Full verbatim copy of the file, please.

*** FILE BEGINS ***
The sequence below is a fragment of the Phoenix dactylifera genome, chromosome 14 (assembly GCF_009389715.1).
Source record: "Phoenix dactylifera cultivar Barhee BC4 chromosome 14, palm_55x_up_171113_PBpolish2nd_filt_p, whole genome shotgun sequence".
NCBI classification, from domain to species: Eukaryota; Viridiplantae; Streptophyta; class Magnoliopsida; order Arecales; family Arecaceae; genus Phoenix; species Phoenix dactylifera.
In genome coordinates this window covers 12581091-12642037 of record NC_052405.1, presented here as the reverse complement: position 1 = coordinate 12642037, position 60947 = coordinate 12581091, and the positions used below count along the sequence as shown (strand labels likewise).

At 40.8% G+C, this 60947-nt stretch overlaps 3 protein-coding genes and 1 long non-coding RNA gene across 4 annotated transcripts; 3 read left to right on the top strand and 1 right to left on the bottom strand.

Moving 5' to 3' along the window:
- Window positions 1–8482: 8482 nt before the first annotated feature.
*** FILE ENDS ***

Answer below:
The sequence below is a fragment of the Phoenix dactylifera genome, chromosome 14 (assembly GCF_009389715.1).
Source record: "Phoenix dactylifera cultivar Barhee BC4 chromosome 14, palm_55x_up_171113_PBpolish2nd_filt_p, whole genome shotgun sequence".
NCBI classification, from domain to species: Eukaryota; Viridiplantae; Streptophyta; class Magnoliopsida; order Arecales; family Arecaceae; genus Phoenix; species Phoenix dactylifera.
In genome coordinates this window covers 12581091-12642037 of record NC_052405.1, presented here as the reverse complement: position 1 = coordinate 12642037, position 60947 = coordinate 12581091, and the positions used below count along the sequence as shown (strand labels likewise).

At 40.8% G+C, this 60947-nt stretch overlaps 3 protein-coding genes and 1 long non-coding RNA gene across 4 annotated transcripts; 3 read left to right on the top strand and 1 right to left on the bottom strand.

Moving 5' to 3' along the window:
- Window positions 1–8482: 8482 nt before the first annotated feature.